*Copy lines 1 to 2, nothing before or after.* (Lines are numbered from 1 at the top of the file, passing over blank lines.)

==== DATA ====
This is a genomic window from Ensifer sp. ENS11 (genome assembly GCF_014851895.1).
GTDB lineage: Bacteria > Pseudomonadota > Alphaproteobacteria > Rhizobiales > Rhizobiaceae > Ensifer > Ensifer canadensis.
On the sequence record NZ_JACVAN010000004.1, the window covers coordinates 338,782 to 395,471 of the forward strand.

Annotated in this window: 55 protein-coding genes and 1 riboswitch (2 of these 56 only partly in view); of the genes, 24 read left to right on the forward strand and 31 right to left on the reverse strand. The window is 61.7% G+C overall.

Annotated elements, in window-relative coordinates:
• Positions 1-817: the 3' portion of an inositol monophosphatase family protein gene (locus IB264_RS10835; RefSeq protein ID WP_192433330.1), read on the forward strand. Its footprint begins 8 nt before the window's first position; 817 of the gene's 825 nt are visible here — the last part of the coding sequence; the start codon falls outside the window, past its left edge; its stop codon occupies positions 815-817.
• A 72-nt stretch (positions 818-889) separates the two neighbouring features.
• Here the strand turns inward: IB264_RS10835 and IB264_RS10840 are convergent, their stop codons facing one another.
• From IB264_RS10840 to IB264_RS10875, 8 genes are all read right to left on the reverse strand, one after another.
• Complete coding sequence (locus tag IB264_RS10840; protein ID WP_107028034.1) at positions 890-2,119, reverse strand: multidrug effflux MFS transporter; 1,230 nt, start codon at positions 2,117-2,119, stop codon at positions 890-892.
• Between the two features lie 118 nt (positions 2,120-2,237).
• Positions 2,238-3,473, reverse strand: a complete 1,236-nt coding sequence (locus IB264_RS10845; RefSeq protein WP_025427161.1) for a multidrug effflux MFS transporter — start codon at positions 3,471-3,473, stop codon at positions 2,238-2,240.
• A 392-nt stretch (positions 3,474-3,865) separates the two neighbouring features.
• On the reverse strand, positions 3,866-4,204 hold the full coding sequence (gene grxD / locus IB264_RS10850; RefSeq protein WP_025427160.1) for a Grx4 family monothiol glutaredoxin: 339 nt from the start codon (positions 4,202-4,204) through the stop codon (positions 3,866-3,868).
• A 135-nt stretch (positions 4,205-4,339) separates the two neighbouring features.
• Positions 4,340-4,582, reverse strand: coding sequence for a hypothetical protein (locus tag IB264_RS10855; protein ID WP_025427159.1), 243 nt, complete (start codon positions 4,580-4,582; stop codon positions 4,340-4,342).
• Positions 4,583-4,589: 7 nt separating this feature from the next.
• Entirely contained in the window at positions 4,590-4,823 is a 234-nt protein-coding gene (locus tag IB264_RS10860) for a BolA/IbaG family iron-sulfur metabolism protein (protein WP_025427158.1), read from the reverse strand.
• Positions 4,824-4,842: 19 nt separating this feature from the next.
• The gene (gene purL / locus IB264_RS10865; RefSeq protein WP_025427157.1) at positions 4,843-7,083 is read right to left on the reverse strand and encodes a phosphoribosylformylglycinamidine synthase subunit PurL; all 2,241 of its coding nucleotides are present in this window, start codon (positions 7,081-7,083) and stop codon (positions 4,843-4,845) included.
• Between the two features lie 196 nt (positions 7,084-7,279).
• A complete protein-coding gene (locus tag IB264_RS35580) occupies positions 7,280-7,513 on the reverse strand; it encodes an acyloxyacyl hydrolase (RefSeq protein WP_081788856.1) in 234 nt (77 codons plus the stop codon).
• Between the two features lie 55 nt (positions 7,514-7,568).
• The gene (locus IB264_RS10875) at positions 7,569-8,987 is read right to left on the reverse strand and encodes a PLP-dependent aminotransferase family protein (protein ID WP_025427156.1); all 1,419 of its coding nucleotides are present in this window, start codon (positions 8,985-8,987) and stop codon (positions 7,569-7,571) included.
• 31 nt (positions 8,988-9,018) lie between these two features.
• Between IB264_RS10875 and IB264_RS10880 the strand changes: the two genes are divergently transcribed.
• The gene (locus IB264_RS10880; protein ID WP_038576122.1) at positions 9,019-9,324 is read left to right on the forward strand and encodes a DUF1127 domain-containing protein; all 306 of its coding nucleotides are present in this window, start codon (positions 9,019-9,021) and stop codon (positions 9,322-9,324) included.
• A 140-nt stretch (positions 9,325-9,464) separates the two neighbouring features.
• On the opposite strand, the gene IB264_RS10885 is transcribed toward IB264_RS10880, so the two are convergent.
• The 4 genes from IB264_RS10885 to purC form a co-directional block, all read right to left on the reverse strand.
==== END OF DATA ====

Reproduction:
This is a genomic window from Ensifer sp. ENS11 (genome assembly GCF_014851895.1).
GTDB lineage: Bacteria > Pseudomonadota > Alphaproteobacteria > Rhizobiales > Rhizobiaceae > Ensifer > Ensifer canadensis.